Artificial intelligence has come a long way in recent years, and algorithms with machine-learning applications are proving skillful at things like playing poker, lip-reading, and, unfortunately, being biased. Researchers at Princeton proved the point in an experiment involving an algorithm known as GloVe, which has learned about 840 billion words from the internet, notes Wired. For their study, the researchers adapted a word-pairing test used to gauge bias in humans to do the same for the GloVe system. The upshot? Every single human bias they tested showed up, they report in the journal Science.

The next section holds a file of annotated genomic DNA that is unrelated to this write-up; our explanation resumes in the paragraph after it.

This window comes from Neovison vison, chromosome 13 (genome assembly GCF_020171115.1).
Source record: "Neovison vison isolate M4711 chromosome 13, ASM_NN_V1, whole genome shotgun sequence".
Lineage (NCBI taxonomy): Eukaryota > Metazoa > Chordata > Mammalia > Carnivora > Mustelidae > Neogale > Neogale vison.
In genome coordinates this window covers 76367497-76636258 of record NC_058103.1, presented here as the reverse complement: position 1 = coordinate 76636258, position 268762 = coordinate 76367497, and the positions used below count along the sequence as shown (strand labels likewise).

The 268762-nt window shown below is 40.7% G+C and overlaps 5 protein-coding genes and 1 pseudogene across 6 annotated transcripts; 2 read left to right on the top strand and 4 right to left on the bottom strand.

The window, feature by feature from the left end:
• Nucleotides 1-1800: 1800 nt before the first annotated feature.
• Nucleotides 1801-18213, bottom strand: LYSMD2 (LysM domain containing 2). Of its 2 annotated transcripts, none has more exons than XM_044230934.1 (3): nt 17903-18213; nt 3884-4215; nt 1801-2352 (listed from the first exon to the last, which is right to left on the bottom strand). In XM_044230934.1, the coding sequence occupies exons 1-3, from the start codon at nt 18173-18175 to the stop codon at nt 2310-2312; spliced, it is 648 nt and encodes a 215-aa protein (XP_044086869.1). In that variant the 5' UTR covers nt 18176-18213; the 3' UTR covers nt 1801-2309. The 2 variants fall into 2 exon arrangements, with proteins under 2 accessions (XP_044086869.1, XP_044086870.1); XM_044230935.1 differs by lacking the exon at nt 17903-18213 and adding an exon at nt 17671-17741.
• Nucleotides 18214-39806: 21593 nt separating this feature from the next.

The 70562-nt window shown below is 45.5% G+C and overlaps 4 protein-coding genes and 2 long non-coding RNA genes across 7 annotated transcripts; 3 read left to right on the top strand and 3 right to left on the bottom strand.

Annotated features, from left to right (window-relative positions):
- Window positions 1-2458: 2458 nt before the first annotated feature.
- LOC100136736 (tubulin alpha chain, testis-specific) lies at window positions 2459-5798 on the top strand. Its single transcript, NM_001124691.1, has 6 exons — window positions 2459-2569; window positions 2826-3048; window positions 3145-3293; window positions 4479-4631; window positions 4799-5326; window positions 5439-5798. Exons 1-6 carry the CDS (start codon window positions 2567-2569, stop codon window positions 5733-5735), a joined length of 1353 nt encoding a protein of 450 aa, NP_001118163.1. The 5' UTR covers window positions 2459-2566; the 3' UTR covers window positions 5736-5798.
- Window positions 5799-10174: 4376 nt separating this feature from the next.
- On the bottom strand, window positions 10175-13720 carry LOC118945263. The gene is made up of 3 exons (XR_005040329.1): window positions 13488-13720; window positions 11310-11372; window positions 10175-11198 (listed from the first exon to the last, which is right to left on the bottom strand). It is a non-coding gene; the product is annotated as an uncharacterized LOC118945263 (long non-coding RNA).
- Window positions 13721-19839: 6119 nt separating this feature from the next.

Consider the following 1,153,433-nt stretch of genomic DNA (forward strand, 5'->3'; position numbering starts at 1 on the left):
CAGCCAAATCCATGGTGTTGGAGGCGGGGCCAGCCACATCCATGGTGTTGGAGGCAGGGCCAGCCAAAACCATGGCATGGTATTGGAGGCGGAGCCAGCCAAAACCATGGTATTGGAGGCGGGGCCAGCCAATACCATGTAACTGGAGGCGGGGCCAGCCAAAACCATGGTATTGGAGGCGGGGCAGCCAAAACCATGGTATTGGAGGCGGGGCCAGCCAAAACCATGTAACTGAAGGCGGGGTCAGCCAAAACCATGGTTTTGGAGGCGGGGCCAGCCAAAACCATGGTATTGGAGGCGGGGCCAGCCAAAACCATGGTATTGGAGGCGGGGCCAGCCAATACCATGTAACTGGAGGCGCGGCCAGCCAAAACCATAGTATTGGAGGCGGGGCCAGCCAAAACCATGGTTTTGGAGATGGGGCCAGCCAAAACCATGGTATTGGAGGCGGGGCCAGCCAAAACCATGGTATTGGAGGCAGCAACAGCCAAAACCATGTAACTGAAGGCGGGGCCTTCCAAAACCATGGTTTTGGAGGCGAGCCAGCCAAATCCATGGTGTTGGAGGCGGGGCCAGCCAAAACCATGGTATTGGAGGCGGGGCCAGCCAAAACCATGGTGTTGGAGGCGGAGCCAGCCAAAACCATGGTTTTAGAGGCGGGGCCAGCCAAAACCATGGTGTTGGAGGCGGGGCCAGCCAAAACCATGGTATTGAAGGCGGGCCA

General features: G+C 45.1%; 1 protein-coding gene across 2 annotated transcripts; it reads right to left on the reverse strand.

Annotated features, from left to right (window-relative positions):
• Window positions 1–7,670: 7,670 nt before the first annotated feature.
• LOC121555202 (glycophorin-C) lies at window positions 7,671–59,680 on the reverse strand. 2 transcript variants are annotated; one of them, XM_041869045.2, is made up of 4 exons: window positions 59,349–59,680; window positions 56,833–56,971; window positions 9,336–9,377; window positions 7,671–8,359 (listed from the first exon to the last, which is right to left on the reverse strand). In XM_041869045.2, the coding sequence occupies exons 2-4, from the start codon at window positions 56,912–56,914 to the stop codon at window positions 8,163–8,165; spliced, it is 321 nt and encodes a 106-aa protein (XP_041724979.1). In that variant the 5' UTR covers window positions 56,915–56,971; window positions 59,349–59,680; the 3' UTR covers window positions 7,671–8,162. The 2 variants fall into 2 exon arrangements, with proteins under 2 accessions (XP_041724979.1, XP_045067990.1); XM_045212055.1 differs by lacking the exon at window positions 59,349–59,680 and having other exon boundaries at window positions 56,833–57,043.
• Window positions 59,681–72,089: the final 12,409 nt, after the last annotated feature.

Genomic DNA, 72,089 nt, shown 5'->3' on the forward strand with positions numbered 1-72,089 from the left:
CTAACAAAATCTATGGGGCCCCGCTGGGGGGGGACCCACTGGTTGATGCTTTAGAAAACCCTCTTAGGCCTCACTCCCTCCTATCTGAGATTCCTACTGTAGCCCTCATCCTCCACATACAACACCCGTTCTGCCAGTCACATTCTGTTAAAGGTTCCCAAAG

"It was astonishing to see all the results that were embedded in these models," one researcher tells Live Science. They found examples of ageism, sexism, racism, and more—everything from associating men more closely with math and science and women with arts to seeing European-American names as more pleasant than African-American ones. "We have learned something about how we are passing on prejudices that we didn't even know we were doing," says another researcher. Just as Twitter users taught Microsoft's chatbot Tay to unleash neo-Nazi rants on social media last year, so, too, does this oft-used algorithm learn from our own behaviors, regardless of whether they are good or bad. (Elon Musk calls AI our "biggest existential threat.")